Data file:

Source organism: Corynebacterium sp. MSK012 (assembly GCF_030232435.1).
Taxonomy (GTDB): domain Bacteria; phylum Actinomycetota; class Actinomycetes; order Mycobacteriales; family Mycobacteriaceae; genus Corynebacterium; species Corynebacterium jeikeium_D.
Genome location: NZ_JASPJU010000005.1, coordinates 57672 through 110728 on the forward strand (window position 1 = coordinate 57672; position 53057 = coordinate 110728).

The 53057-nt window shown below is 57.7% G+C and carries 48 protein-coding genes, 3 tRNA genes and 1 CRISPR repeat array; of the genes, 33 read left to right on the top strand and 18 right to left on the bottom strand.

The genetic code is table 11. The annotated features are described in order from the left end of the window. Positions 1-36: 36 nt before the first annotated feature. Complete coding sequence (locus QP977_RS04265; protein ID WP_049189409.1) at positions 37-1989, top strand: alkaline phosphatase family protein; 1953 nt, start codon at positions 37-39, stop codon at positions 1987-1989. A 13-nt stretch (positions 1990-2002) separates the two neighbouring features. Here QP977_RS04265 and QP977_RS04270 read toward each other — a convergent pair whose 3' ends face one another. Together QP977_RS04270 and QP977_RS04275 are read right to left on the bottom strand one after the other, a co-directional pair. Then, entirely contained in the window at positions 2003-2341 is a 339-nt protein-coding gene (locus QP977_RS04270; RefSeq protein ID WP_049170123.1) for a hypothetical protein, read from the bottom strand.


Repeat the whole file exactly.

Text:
Source organism: Corynebacterium sp. MSK012 (assembly GCF_030232435.1).
Taxonomy (GTDB): domain Bacteria; phylum Actinomycetota; class Actinomycetes; order Mycobacteriales; family Mycobacteriaceae; genus Corynebacterium; species Corynebacterium jeikeium_D.
Genome location: NZ_JASPJU010000005.1, coordinates 57672 through 110728 on the forward strand (window position 1 = coordinate 57672; position 53057 = coordinate 110728).

The 53057-nt window shown below is 57.7% G+C and carries 48 protein-coding genes, 3 tRNA genes and 1 CRISPR repeat array; of the genes, 33 read left to right on the top strand and 18 right to left on the bottom strand.

The genetic code is table 11. The annotated features are described in order from the left end of the window. Positions 1-36: 36 nt before the first annotated feature. Complete coding sequence (locus QP977_RS04265; protein ID WP_049189409.1) at positions 37-1989, top strand: alkaline phosphatase family protein; 1953 nt, start codon at positions 37-39, stop codon at positions 1987-1989. A 13-nt stretch (positions 1990-2002) separates the two neighbouring features. Here QP977_RS04265 and QP977_RS04270 read toward each other — a convergent pair whose 3' ends face one another. Together QP977_RS04270 and QP977_RS04275 are read right to left on the bottom strand one after the other, a co-directional pair. Then, entirely contained in the window at positions 2003-2341 is a 339-nt protein-coding gene (locus QP977_RS04270; RefSeq protein ID WP_049170123.1) for a hypothetical protein, read from the bottom strand.